A new survey from the Guttmacher Institute reveals that poor women are obtaining abortions in greater numbers than women from other income brackets. From 2000 to 2008, “the proportion of abortion patients who were poor increased 59%,” as women found it more difficult to access affordable birth control during an economic recession:
The survey occurred during an economic recession, which may account for some of the substantial increase in poverty among abortion patients between 2000 and 2008…. More indirectly, recent studies have found that because of financial constraints, women want to delay childbearing or limit the number of children they have, but these same constraints have made it harder for them to access contraceptives and to use them consistently. In these situations, poor women may have found it more difficult than better-off women to obtain and use contraceptives and prevent unintended pregnancies. Additionally, when confronted with an unintended pregnancy during the recession, poor women who might have felt equipped to support a child (or another child) in financially stable times may have decided that they simply were not equipped to do so now.
Significantly, 57% of the women who had abortions paid out of pocket for the procedure, regardless of their insurance status. As Guttmacher observes, “We suspect that several factors contributed to the lack of reliance on private insurance among women who had it. First, some may have had health care plans that exclude abortion services…Others may have been unaware that their plan covered abortion. Some women may have been reluctant to have the abortion on their insurance records out of concern that an employer, regular health care provider or family member whom they did not want to know about the abortion would have access to this information.”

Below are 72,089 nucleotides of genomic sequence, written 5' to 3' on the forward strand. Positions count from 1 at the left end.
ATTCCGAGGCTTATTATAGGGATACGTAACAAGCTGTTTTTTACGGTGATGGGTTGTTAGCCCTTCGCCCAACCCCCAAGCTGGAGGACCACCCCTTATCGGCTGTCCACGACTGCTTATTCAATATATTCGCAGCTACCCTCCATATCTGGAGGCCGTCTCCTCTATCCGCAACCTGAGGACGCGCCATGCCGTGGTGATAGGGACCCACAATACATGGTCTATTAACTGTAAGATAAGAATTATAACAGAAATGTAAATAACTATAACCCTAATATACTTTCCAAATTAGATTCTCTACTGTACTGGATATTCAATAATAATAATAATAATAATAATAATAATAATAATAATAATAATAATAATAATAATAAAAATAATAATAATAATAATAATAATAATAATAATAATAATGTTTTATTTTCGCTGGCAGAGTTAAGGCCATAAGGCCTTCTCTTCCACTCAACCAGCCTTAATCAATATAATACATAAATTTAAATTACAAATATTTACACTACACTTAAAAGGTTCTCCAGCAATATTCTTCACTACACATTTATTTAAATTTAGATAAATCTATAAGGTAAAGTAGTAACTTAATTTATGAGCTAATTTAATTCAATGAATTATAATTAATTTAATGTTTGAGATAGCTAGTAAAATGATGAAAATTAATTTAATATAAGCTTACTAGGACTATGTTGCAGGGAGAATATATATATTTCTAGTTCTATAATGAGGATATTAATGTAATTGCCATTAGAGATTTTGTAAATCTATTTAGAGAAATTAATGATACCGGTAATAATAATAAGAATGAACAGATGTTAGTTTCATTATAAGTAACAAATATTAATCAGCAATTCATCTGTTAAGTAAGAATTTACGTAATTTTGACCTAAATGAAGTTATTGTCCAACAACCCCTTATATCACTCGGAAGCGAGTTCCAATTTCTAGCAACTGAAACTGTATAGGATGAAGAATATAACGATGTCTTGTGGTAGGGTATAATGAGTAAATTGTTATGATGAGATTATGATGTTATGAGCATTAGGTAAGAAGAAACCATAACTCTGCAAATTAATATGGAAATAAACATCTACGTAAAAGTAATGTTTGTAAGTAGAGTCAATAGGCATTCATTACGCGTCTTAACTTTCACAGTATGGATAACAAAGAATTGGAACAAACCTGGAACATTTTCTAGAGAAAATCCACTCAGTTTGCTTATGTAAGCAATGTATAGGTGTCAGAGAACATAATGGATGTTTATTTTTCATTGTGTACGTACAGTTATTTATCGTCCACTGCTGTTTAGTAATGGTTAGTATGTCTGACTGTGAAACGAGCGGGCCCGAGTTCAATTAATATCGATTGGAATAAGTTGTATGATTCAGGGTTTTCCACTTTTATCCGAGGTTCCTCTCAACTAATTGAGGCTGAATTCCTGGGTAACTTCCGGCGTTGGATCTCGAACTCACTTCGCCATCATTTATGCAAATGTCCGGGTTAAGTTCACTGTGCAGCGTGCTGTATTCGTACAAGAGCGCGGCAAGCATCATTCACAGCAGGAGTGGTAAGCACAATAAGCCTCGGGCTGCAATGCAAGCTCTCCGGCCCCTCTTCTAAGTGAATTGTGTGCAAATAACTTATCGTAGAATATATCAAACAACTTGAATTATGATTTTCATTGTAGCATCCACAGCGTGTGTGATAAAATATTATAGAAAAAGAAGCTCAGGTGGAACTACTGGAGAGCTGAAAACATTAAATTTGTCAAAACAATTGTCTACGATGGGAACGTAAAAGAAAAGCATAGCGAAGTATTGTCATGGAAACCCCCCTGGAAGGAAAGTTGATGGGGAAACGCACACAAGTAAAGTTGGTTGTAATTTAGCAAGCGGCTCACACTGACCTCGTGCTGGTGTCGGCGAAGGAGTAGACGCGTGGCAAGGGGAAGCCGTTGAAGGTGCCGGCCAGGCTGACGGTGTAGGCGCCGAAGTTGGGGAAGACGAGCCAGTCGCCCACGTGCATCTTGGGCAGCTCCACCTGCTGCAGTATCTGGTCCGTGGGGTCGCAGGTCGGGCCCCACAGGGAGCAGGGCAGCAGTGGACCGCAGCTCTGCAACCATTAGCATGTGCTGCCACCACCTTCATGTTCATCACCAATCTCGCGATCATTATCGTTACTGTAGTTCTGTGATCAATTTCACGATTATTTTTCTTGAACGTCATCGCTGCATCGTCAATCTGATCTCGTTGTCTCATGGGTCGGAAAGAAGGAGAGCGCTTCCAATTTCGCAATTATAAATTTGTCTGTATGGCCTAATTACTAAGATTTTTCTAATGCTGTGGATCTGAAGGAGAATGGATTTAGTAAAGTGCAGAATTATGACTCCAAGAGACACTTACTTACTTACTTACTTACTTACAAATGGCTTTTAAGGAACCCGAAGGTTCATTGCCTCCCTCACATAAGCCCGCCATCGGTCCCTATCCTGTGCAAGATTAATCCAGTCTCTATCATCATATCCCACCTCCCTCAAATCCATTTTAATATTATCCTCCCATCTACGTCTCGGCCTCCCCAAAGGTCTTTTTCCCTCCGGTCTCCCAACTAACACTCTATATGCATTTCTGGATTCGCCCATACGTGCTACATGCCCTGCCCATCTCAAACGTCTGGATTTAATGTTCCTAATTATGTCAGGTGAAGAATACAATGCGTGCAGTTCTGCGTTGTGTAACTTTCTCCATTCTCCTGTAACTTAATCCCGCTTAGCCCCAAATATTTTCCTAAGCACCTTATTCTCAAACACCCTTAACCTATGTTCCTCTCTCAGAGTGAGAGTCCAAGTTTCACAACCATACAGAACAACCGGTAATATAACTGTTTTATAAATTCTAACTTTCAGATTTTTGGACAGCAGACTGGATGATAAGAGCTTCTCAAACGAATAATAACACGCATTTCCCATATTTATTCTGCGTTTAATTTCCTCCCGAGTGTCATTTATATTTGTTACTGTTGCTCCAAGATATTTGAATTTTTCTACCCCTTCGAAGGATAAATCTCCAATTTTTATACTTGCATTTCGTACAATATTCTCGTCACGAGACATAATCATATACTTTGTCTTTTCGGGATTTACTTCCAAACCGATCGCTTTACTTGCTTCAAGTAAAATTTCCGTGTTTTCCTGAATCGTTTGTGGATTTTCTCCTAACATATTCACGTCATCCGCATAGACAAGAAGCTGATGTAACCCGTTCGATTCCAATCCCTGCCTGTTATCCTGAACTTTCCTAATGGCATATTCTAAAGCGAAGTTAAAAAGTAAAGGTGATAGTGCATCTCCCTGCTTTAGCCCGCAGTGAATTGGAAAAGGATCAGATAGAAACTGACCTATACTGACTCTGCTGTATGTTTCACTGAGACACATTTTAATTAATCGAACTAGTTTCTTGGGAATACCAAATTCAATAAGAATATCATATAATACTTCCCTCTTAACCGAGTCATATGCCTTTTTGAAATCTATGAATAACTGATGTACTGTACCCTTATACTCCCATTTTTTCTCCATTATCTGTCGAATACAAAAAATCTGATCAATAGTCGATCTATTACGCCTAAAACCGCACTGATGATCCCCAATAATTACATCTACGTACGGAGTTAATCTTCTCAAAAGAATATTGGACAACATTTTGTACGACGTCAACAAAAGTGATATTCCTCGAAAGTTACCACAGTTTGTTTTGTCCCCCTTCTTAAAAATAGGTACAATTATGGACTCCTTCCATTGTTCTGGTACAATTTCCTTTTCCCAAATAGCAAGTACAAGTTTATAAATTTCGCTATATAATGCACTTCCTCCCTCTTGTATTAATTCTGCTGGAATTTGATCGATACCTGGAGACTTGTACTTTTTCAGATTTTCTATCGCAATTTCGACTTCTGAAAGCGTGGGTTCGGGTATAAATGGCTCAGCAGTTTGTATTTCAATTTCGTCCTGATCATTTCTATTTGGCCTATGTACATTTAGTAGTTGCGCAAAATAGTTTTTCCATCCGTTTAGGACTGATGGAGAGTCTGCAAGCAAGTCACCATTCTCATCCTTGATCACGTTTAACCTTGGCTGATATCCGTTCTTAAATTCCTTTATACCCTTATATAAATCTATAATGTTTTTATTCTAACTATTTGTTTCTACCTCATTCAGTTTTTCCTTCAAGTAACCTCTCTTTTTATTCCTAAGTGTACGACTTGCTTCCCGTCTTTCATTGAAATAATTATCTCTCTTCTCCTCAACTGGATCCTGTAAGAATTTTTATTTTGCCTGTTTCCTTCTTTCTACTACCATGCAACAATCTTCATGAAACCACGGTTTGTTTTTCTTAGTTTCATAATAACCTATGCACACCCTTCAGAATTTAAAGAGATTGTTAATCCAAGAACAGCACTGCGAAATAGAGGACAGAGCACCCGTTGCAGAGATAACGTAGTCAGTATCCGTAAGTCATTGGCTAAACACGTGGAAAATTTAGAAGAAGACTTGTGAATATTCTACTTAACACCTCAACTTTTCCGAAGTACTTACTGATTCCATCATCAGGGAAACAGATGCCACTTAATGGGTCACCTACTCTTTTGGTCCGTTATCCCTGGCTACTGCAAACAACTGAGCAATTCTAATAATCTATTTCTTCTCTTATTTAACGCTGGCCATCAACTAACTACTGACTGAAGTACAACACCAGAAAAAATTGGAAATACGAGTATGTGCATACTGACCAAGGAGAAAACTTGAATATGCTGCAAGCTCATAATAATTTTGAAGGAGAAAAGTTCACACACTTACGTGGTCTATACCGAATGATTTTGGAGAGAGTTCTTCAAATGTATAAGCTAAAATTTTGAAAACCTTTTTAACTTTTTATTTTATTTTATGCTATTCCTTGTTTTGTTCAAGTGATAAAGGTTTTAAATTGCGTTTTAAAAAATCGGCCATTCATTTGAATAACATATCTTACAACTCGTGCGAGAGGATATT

The results are fairly consistent with earlier surveys, which found that continued stigmatization of abortion — treating it as if it is something wholly different something different than “normal” health care — forces women to pay out of pocket and disproportionately disadvantages poor women, who undergo the procedure at higher rates. Ironically, the passage of health care reform — which will certainly help women obtain access to better health care — could indirectly undermine access to abortion coverage and increase the financial stress of poorer women. The Nelson amendment “reignited the abortion wars in the states” and “opened the door for them to legislate away private insurance coverage of abortion.” The next Guttmacher survey may very well find more women paying out of pocket for abortion coverage than ever before.